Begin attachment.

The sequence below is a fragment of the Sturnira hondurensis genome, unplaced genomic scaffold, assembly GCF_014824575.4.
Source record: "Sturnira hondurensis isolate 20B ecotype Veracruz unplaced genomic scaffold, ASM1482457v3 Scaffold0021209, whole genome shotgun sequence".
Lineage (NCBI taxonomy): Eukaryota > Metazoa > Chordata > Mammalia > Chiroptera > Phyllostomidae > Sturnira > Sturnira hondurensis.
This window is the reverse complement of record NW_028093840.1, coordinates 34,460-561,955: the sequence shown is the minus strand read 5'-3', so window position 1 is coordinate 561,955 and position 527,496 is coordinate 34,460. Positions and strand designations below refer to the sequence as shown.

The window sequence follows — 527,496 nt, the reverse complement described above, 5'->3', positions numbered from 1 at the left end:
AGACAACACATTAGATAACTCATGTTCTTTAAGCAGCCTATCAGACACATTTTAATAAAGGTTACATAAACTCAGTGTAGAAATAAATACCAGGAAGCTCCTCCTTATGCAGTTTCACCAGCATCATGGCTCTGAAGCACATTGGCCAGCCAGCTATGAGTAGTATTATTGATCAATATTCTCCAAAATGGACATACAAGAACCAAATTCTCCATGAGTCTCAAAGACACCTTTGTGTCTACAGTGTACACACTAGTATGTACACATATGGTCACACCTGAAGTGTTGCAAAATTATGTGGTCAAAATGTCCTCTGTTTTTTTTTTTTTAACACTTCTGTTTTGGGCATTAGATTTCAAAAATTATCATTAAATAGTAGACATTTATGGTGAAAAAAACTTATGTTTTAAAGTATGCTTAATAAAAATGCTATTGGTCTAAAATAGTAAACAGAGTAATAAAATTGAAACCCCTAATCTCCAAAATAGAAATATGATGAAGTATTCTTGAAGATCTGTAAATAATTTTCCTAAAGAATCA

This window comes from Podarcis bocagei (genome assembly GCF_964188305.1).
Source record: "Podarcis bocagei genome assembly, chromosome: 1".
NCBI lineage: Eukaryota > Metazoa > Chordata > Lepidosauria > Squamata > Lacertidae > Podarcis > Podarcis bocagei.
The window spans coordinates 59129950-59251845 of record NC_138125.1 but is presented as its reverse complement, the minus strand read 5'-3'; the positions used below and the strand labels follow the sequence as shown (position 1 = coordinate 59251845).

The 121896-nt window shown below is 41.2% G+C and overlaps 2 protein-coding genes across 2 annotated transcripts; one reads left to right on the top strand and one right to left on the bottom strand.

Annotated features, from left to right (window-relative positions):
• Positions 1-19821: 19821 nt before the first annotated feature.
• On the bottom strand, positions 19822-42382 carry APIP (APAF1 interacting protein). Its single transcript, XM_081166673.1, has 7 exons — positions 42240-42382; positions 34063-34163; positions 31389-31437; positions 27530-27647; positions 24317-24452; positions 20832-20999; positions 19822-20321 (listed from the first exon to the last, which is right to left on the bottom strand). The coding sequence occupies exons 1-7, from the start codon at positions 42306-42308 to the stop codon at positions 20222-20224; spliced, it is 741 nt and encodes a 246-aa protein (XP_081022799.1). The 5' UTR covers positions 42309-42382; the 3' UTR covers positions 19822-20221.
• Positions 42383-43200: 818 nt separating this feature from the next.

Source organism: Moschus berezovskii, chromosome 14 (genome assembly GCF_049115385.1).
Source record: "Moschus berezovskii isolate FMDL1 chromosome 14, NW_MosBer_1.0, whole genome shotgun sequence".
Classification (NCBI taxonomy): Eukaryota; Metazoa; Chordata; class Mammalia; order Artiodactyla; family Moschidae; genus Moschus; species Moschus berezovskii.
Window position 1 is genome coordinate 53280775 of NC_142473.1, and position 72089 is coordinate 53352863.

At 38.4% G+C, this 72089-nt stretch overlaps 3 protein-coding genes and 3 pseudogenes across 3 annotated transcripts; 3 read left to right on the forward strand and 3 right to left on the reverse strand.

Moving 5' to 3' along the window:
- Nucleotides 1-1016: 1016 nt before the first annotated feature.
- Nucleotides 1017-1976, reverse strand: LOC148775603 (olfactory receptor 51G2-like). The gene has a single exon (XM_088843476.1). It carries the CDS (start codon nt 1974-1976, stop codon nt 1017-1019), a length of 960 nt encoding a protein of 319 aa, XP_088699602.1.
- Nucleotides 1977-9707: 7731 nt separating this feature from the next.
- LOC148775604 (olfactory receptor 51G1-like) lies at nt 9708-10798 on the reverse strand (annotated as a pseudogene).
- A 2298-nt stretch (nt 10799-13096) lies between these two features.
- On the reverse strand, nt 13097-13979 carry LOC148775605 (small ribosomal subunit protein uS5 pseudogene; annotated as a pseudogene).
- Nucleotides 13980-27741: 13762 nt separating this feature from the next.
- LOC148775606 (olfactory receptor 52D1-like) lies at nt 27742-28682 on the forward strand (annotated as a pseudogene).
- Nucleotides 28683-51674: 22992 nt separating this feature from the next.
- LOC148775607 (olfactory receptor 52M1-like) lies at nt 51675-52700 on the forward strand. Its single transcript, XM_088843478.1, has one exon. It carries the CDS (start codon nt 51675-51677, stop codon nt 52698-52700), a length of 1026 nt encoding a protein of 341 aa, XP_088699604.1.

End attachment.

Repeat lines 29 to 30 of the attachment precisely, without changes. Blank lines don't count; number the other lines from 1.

- LOC148775606 (olfactory receptor 52D1-like) lies at nt 27742-28682 on the forward strand (annotated as a pseudogene).
- Nucleotides 28683-51674: 22992 nt separating this feature from the next.